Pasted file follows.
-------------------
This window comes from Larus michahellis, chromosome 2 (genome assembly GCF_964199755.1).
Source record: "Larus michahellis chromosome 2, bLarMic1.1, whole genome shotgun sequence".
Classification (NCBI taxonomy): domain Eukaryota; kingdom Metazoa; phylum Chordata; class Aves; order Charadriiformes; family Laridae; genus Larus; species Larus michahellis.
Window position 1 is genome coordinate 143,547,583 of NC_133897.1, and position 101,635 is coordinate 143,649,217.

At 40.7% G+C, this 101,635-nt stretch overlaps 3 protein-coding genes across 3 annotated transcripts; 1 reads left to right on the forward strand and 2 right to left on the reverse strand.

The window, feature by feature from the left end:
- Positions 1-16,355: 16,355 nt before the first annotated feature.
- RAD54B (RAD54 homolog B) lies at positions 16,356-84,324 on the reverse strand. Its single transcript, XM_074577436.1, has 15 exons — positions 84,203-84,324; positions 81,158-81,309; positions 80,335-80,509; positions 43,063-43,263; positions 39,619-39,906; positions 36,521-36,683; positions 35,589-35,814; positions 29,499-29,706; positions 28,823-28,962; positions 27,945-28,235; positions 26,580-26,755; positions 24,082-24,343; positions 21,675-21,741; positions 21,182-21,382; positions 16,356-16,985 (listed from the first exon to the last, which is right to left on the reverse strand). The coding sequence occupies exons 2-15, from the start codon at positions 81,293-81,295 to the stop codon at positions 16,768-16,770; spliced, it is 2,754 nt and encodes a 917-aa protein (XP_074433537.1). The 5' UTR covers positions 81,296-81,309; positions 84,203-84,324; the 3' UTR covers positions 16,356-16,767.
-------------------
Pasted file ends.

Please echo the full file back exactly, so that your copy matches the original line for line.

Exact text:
This window comes from Larus michahellis, chromosome 2 (genome assembly GCF_964199755.1).
Source record: "Larus michahellis chromosome 2, bLarMic1.1, whole genome shotgun sequence".
Classification (NCBI taxonomy): domain Eukaryota; kingdom Metazoa; phylum Chordata; class Aves; order Charadriiformes; family Laridae; genus Larus; species Larus michahellis.
Window position 1 is genome coordinate 143,547,583 of NC_133897.1, and position 101,635 is coordinate 143,649,217.

At 40.7% G+C, this 101,635-nt stretch overlaps 3 protein-coding genes across 3 annotated transcripts; 1 reads left to right on the forward strand and 2 right to left on the reverse strand.

The window, feature by feature from the left end:
- Positions 1-16,355: 16,355 nt before the first annotated feature.
- RAD54B (RAD54 homolog B) lies at positions 16,356-84,324 on the reverse strand. Its single transcript, XM_074577436.1, has 15 exons — positions 84,203-84,324; positions 81,158-81,309; positions 80,335-80,509; positions 43,063-43,263; positions 39,619-39,906; positions 36,521-36,683; positions 35,589-35,814; positions 29,499-29,706; positions 28,823-28,962; positions 27,945-28,235; positions 26,580-26,755; positions 24,082-24,343; positions 21,675-21,741; positions 21,182-21,382; positions 16,356-16,985 (listed from the first exon to the last, which is right to left on the reverse strand). The coding sequence occupies exons 2-15, from the start codon at positions 81,293-81,295 to the stop codon at positions 16,768-16,770; spliced, it is 2,754 nt and encodes a 917-aa protein (XP_074433537.1). The 5' UTR covers positions 81,296-81,309; positions 84,203-84,324; the 3' UTR covers positions 16,356-16,767.